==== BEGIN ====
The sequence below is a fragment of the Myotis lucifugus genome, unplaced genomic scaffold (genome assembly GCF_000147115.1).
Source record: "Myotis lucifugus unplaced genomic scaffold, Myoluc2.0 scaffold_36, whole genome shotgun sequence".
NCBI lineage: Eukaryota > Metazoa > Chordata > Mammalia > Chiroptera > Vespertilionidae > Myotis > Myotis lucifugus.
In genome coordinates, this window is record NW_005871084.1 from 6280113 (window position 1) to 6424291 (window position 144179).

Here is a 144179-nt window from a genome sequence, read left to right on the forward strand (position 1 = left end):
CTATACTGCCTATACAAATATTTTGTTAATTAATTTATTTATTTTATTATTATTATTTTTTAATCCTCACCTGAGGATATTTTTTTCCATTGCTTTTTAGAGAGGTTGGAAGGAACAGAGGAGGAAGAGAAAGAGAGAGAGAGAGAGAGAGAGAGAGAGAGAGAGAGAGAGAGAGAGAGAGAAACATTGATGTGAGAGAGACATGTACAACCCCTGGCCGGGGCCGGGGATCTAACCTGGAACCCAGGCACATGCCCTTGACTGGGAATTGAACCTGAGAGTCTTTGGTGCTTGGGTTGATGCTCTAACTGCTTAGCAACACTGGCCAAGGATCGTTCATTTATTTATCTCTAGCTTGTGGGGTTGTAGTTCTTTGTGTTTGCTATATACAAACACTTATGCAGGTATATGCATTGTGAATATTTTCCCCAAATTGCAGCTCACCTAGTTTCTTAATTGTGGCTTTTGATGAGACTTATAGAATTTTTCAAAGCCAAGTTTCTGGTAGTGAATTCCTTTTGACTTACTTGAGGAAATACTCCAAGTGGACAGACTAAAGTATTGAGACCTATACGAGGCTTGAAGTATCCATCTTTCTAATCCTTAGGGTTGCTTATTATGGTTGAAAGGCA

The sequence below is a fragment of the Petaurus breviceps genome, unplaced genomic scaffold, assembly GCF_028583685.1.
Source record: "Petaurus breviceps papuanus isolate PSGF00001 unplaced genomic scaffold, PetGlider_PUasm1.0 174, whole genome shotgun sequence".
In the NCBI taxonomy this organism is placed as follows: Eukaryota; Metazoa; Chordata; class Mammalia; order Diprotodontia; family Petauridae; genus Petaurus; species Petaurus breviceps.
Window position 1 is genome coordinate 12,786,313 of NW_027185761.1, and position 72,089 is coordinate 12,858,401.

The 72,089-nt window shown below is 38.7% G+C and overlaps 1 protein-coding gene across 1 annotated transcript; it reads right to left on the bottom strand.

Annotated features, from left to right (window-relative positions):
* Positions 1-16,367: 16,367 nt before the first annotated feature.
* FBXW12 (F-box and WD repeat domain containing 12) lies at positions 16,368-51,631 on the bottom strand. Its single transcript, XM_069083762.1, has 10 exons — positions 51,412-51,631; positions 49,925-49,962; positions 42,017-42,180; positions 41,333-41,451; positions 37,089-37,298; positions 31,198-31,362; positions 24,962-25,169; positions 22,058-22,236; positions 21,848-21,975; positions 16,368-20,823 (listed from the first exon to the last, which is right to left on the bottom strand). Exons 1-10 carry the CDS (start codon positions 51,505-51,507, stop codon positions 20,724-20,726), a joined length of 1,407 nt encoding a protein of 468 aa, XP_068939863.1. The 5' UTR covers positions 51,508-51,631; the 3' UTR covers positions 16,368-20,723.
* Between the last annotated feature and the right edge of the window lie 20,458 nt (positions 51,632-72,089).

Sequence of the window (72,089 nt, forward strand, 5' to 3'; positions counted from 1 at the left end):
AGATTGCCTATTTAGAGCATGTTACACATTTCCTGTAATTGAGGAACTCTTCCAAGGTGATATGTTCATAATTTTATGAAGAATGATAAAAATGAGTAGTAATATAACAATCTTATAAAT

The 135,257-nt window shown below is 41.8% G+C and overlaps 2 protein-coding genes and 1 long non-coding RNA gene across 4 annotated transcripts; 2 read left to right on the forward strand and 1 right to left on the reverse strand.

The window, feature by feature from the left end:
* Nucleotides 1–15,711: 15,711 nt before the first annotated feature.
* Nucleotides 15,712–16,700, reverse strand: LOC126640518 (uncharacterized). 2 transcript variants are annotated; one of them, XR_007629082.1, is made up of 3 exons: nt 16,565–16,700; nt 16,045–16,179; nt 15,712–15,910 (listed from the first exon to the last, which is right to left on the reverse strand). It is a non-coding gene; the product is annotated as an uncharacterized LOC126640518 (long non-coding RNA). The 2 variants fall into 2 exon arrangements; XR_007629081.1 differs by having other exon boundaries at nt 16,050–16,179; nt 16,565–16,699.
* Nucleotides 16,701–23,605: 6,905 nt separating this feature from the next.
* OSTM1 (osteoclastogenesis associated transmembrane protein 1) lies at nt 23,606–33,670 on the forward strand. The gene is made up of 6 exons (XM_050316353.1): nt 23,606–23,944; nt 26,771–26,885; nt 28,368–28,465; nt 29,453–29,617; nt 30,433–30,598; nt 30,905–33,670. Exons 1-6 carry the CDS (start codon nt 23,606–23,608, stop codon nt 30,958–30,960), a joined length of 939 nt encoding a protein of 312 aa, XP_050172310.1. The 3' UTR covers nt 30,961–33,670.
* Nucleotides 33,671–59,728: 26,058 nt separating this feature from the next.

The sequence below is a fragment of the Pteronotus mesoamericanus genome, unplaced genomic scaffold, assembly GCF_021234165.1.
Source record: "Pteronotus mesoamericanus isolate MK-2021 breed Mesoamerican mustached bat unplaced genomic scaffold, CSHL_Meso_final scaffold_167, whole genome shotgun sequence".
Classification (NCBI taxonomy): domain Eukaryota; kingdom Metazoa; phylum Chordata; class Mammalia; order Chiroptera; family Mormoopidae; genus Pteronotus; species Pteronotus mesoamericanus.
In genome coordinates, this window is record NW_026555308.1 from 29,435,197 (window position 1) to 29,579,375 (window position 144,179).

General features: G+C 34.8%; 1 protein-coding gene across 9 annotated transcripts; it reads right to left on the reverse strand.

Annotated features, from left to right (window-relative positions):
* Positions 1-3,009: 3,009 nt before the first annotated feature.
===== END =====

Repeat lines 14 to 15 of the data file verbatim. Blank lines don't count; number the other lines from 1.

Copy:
* FBXW12 (F-box and WD repeat domain containing 12) lies at positions 16,368-51,631 on the bottom strand. Its single transcript, XM_069083762.1, has 10 exons — positions 51,412-51,631; positions 49,925-49,962; positions 42,017-42,180; positions 41,333-41,451; positions 37,089-37,298; positions 31,198-31,362; positions 24,962-25,169; positions 22,058-22,236; positions 21,848-21,975; positions 16,368-20,823 (listed from the first exon to the last, which is right to left on the bottom strand). Exons 1-10 carry the CDS (start codon positions 51,505-51,507, stop codon positions 20,724-20,726), a joined length of 1,407 nt encoding a protein of 468 aa, XP_068939863.1. The 5' UTR covers positions 51,508-51,631; the 3' UTR covers positions 16,368-20,723.
* Between the last annotated feature and the right edge of the window lie 20,458 nt (positions 51,632-72,089).